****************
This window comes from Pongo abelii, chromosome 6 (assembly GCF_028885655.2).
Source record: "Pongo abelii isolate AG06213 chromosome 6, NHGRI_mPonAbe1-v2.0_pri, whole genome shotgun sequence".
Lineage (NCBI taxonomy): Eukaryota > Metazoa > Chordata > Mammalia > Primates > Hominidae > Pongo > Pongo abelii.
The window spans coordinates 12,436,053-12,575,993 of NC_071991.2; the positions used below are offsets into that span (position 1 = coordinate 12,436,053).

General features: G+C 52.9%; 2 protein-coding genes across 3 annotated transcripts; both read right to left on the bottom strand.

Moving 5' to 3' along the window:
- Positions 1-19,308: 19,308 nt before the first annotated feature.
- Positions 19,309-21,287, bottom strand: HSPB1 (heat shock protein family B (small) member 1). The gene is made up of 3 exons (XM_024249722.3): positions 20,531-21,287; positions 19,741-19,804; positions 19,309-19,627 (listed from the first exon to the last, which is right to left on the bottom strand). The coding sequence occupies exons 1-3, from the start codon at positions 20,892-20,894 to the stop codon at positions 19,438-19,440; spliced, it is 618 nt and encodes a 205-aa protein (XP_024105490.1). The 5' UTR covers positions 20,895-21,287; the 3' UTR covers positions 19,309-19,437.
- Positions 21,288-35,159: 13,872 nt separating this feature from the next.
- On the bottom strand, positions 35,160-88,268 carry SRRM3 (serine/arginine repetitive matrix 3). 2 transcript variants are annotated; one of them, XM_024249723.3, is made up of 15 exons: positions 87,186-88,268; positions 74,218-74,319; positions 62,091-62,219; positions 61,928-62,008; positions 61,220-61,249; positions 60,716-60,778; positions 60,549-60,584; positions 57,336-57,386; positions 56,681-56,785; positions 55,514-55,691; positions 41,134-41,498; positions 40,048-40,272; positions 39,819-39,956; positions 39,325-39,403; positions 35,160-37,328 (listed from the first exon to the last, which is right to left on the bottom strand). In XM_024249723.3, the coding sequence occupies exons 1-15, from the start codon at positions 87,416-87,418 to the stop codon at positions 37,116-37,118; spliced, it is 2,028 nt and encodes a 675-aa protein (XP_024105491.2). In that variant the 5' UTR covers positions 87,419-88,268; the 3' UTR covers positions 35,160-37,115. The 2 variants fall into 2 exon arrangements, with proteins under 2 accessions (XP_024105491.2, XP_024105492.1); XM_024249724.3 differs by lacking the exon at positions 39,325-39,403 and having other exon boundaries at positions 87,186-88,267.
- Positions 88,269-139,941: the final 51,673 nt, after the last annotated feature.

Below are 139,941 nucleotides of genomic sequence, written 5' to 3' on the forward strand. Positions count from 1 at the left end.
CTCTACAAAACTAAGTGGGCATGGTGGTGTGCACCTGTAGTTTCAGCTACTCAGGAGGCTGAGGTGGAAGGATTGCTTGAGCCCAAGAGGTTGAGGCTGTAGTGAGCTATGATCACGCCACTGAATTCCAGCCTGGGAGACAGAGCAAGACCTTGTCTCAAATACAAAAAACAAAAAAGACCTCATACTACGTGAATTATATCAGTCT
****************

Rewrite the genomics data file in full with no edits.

This window comes from Pongo abelii, chromosome 6 (assembly GCF_028885655.2).
Source record: "Pongo abelii isolate AG06213 chromosome 6, NHGRI_mPonAbe1-v2.0_pri, whole genome shotgun sequence".
Lineage (NCBI taxonomy): Eukaryota > Metazoa > Chordata > Mammalia > Primates > Hominidae > Pongo > Pongo abelii.
The window spans coordinates 12,436,053-12,575,993 of NC_071991.2; the positions used below are offsets into that span (position 1 = coordinate 12,436,053).

General features: G+C 52.9%; 2 protein-coding genes across 3 annotated transcripts; both read right to left on the bottom strand.

Moving 5' to 3' along the window:
- Positions 1-19,308: 19,308 nt before the first annotated feature.
- Positions 19,309-21,287, bottom strand: HSPB1 (heat shock protein family B (small) member 1). The gene is made up of 3 exons (XM_024249722.3): positions 20,531-21,287; positions 19,741-19,804; positions 19,309-19,627 (listed from the first exon to the last, which is right to left on the bottom strand). The coding sequence occupies exons 1-3, from the start codon at positions 20,892-20,894 to the stop codon at positions 19,438-19,440; spliced, it is 618 nt and encodes a 205-aa protein (XP_024105490.1). The 5' UTR covers positions 20,895-21,287; the 3' UTR covers positions 19,309-19,437.
- Positions 21,288-35,159: 13,872 nt separating this feature from the next.
- On the bottom strand, positions 35,160-88,268 carry SRRM3 (serine/arginine repetitive matrix 3). 2 transcript variants are annotated; one of them, XM_024249723.3, is made up of 15 exons: positions 87,186-88,268; positions 74,218-74,319; positions 62,091-62,219; positions 61,928-62,008; positions 61,220-61,249; positions 60,716-60,778; positions 60,549-60,584; positions 57,336-57,386; positions 56,681-56,785; positions 55,514-55,691; positions 41,134-41,498; positions 40,048-40,272; positions 39,819-39,956; positions 39,325-39,403; positions 35,160-37,328 (listed from the first exon to the last, which is right to left on the bottom strand). In XM_024249723.3, the coding sequence occupies exons 1-15, from the start codon at positions 87,416-87,418 to the stop codon at positions 37,116-37,118; spliced, it is 2,028 nt and encodes a 675-aa protein (XP_024105491.2). In that variant the 5' UTR covers positions 87,419-88,268; the 3' UTR covers positions 35,160-37,115. The 2 variants fall into 2 exon arrangements, with proteins under 2 accessions (XP_024105491.2, XP_024105492.1); XM_024249724.3 differs by lacking the exon at positions 39,325-39,403 and having other exon boundaries at positions 87,186-88,267.
- Positions 88,269-139,941: the final 51,673 nt, after the last annotated feature.

Below are 139,941 nucleotides of genomic sequence, written 5' to 3' on the forward strand. Positions count from 1 at the left end.
CTCTACAAAACTAAGTGGGCATGGTGGTGTGCACCTGTAGTTTCAGCTACTCAGGAGGCTGAGGTGGAAGGATTGCTTGAGCCCAAGAGGTTGAGGCTGTAGTGAGCTATGATCACGCCACTGAATTCCAGCCTGGGAGACAGAGCAAGACCTTGTCTCAAATACAAAAAACAAAAAAGACCTCATACTACGTGAATTATATCAGTCT